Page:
Asthma is a widespread breathing condition that affects many people today. It is a medical condition in which the airways become narrow, swelling up, and producing excessive mucus. This makes it difficult for a person to breathe and can also trigger wheezing, coughing and shortness of breath. On the other hand, severe asthma is a condition of asthma that is not responding well to regular treatments for asthma, including inhaled bronchodilator medications and inhaled corticosteroids. If you have severe asthma, meaning that you are unable to control your asthma with any type of treatment, then this means that you require a high dosage of either inhaled corticosteroids or you need to be on oral corticosteroids for the long term. Let us take a look at understanding treatment types for severe asthma.
Overview of Severe Asthma
Asthma is a type of inflammatory lung disease that can cause mild to severe symptoms. In a majority of cases, you will be able to control your asthma by avoiding the primary triggers, by taking your medications, and other treatment options.
However, if you find that you are unable to bring your asthma under control with any of the regular treatments, then this means that you are suffering from severe asthma. Having severe asthma means that you require a high dosage of either long term oral corticosteroids or inhaled corticosteroids, apart from your daily medications.
Many doctors have different opinions about the definition of severe asthma. The World Health Organization (WHO) classifies severe asthma into three separate categories.(1) These include:
- Untreated Asthma
- Therapy Resistant Asthma
- Difficult to Treat Asthma
Severe asthma is known to be challenging to treat, but it is still possible to get your condition under control.
Symptoms of Severe Asthma
The symptoms of severe asthma are quite similar to the symptoms of mild to moderate asthma, but the symptoms of severe asthma are more aggressive and more intense. They can even be potentially life-threatening. These symptoms are difficult to treat and manage with conventional asthma treatments.
Some of the signs and symptoms of severe asthma include:
- Wheezing that persists even after treatment
- Pain and tightness in your chest
- Shortness of breath that continues to worsen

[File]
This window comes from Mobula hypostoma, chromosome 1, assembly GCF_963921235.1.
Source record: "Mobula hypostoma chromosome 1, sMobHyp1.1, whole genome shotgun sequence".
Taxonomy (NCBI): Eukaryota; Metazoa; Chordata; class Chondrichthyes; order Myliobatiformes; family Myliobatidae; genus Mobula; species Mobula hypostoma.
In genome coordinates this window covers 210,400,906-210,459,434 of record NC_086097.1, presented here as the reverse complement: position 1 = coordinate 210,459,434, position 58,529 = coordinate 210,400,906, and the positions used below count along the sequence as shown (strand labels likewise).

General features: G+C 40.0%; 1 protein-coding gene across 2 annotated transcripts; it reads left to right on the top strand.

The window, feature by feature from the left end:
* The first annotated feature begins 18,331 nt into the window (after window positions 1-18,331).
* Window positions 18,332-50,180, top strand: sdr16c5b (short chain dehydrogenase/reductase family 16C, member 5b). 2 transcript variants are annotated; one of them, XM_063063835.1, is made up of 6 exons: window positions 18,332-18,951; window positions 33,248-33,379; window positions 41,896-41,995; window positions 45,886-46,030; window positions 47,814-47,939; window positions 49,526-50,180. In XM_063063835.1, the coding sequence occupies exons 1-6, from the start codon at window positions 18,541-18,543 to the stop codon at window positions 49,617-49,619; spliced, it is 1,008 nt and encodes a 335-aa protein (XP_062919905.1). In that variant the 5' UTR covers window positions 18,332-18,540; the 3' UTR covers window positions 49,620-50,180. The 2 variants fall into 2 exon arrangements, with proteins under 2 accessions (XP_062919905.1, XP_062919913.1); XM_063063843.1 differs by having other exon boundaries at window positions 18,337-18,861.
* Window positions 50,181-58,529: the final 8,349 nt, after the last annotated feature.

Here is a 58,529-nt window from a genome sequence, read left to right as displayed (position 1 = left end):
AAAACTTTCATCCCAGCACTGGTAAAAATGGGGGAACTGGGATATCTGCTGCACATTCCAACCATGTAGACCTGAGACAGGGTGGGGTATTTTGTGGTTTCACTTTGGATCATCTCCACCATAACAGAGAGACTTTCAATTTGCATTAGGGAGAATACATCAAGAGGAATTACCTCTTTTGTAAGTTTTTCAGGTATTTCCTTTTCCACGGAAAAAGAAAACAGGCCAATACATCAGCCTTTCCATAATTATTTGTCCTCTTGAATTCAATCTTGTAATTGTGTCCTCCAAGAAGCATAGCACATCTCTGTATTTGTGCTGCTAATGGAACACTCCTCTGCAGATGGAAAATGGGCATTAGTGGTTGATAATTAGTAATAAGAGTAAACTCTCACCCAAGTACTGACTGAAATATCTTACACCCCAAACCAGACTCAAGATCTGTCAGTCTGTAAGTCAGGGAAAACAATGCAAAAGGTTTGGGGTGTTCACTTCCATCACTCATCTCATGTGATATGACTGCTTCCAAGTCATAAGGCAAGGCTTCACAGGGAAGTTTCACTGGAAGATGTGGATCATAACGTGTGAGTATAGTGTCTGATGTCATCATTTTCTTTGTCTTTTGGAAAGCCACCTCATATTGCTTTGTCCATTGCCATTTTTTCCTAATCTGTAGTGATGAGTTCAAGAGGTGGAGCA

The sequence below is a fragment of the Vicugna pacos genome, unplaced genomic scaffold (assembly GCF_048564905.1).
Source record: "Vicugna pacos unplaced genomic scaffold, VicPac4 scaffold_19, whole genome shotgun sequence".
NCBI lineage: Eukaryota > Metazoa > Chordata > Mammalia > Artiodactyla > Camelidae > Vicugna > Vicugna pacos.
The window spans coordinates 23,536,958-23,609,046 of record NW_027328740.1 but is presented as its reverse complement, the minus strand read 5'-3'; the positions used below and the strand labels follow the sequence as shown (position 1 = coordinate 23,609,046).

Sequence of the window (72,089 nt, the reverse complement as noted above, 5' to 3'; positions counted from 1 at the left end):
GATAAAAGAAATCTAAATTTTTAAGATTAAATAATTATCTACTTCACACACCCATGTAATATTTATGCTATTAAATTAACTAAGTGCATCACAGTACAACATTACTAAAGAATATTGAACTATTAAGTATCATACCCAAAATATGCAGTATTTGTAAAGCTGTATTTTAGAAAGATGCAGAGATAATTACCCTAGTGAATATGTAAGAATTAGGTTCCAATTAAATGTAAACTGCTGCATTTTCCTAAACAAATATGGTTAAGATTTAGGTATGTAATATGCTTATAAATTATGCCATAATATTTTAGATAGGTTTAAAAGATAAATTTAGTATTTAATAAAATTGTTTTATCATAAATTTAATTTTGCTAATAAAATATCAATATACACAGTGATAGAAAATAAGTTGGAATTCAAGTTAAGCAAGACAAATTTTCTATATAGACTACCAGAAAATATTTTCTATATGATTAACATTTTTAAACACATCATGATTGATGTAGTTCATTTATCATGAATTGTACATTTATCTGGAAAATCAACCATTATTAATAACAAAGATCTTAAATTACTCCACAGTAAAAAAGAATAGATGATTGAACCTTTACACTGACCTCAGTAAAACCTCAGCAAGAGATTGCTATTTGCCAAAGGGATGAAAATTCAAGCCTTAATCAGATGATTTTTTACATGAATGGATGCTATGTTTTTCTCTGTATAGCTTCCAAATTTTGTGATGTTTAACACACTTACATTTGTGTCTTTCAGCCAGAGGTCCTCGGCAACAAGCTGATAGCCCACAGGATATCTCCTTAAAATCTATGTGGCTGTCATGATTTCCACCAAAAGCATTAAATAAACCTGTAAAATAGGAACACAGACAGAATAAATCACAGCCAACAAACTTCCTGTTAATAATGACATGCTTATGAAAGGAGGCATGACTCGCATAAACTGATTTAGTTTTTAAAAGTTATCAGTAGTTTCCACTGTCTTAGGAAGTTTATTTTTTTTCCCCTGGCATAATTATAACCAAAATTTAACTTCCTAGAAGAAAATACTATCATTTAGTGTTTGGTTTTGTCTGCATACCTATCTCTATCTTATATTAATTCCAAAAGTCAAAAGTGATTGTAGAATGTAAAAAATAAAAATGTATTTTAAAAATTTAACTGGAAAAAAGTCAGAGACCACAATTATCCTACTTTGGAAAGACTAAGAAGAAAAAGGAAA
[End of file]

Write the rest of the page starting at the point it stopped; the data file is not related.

Sometimes severe asthma symptoms can also become life-threatening, so make sure that you know when it’s time to seek emergency medical care. If you are experiencing shortness of breath that seems to occur even while doing the simplest of physical activities, or it tends to worsen easily, then you should seek emergency medical assistance at the earliest.
You might also need emergency treatment if your quick-relief inhaler does not seem to be helping.
Treatment Types For Severe Asthma
The basic definition of severe asthma is that either it is complicated to treat or it does not respond well to conventional treatments and medications. This total lack of positive response to drugs is known as therapy-resistant asthma. This may happen because your asthma has, over the years, finally become resistant to corticosteroids, or towards any of the other medications that were being used to treat your asthma.
If it is found that your asthma is not responding to the regular medications, then you need to visit your doctor for a diagnosis and look for alternative treatment methods. Your doctor will check to determine if you have any other conditions that might be getting mistaken for asthma – including heart failure and angina. Your doctor will also carry out a detailed examination to check for complications of severe asthma, such as allergic bronchopulmonary aspergillosis and other chronic infections.
If you are diagnosed with severe asthma, your doctor will then work together with you to develop a new treatment plan. This treatment plan will include lifestyle changes and some new medications, as well as natural treatments.(2)
Medications & Therapies
Here are the medications that are used for treating severe asthma:
- More frequent use of inhaled corticosteroids
- Corticosteroid injections
- Having a higher dose of inhaled corticosteroids
- Continuous inhaled nebulizer
- Biologic drugs
- Oral corticosteroids
- Montelukast or Leukotriene Modifiers
- Ipratropium bromide aerosols
- Long-acting beta-agonists (LABAs)
- Cromolyn sodium (Intal)
- Inhaled long-acting anticholinergics
- Bronchial thermoplasty
The medications that are listed here might either be prescribed alone or in combination in order to try to get the symptoms of severe asthma under control.
Let us take a look at some of these treatment options:
Biologic drugs are one of the more newer treatments for the treatment of severe asthma. These drugs work together with your immune system to treat severe asthma. They function by blocking the activity of the chemical released by your immune system, which makes your airways swell up. Biologics can prevent you from having asthma attacks and also make these attacks much milder.
There are four monoclonal antibodies that are presently approved for the treatment of severe asthma. These include:
- Benralizumab (brand name: Fasenra)
- Omalizumab (brand name: Xolair)
- Reslizumab (brand name: Cinqair)
- Mepolizumab (brand name: Nucala)
Omalizumab is known for treating severe asthma that gets triggered by allergies. Mepolizumab, benralizumab, and reslizumab, are useful in treating severe asthma that is caused by eosinophil, which is a type of white blood cell. This type of asthma is known as eosinophilic asthma.(3)
These biologic drugs are taken through injection or intravenously into a vein. There are also some new monoclonal antibodies, including tezepelumab, that are currently under investigation.
This is a type of inhaled drug that is also used in the treatment of chronic obstructive pulmonary disease (COPD) for over ten years now. In 2015, the US Food and Drug Administration (FDA) also approved the use of Spiriva for the treatment of severe asthma.(4)